Tapirs are crazy hilarious. They are like gentle, kind of inane giants of the forest. But every time I’ve seen a tapir on the farm, save once, it’s been when a tapir was chilling in the soybean fields, a la this photo. That compound of houses in the background is our field site, where we all stay and where I have my little lab room.
Being on the edge of rapid deforestation (i.e., an area that has changed dramatically in, say, the last 15 years, from mostly a wild forest system to mostly a series of big farms with some forest in between them, like where I do my research) has the very surreal but cool side effect of lots of animals still being around even though it’s basically a human-dominated system at this point. My speculation would be that there just hasn’t been enough time for these local populations to die off/retreat further back into the forest. Instead, I see a lot of very cool animals very often, despite the fact that the forest around us is very fragmented.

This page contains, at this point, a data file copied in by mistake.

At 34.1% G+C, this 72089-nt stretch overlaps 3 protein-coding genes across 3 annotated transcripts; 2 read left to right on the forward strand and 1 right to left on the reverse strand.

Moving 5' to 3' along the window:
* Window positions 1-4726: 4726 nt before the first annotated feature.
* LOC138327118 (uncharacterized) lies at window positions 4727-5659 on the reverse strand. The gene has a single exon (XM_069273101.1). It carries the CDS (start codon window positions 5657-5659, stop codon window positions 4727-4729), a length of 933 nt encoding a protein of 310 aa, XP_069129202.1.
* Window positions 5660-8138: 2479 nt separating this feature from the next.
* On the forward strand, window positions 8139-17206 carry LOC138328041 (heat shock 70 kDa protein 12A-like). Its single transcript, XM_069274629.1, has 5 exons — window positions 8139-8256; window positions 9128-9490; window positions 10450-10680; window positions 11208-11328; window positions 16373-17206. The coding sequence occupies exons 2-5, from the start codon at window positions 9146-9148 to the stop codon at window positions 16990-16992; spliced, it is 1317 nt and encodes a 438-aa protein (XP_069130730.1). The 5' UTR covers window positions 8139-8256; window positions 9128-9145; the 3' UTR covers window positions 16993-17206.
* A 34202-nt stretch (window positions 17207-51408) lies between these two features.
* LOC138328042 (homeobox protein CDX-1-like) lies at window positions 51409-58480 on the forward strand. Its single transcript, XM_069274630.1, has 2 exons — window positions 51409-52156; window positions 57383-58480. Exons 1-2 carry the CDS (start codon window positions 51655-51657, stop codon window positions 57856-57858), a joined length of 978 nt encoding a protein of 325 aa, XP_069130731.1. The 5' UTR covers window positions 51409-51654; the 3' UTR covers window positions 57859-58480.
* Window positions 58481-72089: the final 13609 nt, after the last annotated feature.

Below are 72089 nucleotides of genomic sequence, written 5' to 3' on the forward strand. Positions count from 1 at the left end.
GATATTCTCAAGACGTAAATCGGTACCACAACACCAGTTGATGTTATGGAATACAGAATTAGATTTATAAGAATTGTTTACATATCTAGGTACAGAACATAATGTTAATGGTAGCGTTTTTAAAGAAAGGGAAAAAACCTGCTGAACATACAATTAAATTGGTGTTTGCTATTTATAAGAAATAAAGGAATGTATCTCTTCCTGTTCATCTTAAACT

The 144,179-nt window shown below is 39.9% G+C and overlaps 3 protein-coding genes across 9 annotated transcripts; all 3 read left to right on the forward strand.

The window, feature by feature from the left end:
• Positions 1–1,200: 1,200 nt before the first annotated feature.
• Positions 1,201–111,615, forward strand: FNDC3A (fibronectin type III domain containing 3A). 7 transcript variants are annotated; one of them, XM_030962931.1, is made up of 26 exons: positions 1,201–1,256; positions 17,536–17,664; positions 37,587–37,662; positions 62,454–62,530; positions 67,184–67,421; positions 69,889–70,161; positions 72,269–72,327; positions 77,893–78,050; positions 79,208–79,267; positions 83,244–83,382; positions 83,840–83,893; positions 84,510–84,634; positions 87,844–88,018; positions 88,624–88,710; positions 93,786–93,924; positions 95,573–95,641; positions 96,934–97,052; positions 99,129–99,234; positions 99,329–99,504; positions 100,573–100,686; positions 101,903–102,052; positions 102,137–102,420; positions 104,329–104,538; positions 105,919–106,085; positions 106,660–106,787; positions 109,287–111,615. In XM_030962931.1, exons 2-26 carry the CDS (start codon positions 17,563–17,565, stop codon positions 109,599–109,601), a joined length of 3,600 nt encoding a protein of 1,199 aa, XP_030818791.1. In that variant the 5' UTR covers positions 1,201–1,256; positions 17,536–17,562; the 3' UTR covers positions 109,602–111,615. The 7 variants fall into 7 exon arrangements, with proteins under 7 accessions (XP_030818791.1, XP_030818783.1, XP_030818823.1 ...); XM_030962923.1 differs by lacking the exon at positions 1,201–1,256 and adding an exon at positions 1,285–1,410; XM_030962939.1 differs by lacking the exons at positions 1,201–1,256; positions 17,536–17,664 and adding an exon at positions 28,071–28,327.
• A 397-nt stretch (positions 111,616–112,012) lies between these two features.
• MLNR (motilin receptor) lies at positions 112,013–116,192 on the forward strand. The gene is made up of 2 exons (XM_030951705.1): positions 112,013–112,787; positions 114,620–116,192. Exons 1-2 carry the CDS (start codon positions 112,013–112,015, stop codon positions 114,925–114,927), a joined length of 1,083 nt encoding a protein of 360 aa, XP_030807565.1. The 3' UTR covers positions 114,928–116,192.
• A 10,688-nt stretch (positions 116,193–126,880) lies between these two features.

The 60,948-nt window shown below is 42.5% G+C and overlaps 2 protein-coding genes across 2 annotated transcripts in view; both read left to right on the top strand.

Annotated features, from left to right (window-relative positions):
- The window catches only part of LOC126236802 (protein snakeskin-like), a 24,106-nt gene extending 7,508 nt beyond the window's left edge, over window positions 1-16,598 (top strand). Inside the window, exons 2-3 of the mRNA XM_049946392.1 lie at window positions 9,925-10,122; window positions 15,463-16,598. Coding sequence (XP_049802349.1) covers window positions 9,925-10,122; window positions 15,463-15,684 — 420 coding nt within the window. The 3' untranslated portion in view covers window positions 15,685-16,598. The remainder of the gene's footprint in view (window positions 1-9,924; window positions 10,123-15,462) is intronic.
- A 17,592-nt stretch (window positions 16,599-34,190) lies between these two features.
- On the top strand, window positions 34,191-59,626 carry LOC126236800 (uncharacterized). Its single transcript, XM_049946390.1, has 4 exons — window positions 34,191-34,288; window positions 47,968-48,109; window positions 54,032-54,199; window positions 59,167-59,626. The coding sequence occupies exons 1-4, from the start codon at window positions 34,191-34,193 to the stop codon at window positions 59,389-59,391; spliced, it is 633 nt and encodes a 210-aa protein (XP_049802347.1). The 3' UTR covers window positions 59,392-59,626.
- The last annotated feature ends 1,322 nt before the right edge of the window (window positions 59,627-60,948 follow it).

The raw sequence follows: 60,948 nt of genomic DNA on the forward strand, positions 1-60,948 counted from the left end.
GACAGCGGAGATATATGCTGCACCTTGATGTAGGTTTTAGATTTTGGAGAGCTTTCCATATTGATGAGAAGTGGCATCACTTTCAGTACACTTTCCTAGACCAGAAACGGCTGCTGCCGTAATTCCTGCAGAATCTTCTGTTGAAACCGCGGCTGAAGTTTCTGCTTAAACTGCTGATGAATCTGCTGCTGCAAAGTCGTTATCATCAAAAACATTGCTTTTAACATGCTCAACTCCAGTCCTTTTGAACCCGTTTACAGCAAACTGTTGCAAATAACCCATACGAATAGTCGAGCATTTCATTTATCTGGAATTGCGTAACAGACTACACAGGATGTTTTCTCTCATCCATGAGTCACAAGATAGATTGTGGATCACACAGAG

My friend Oswaldo Carvalho has done some research on this – he put up camera traps (that take a photo when something walks by) in a bunch of areas of forest around farms in Mato Grosso to see what species were utilizing the habitat around agriculture. Turns out, it was tons of species and a surprisingly high density of individuals. Plus, he got dope photos of a bunch of crazy rare Amazon animals. I don’t think that work is published yet, but when it is I will put up a link.
This photo was taken earlier this week when I was on the way to do some sampling of nitrogen-derived greenhouse gases. Nitrogen! Climate change! Field measurements! Woohoo!
Update: I found a link to a write up of some of the outreach work that Oswaldo about his results – he distributed pamphlets to landowners letting them know what kind of species tend to live on the lands around them and how they can support that biodiversity. And he found 37 medium to large species, including pumas (which I’ve seen on our farm) and jaguars (which I have not). So rad!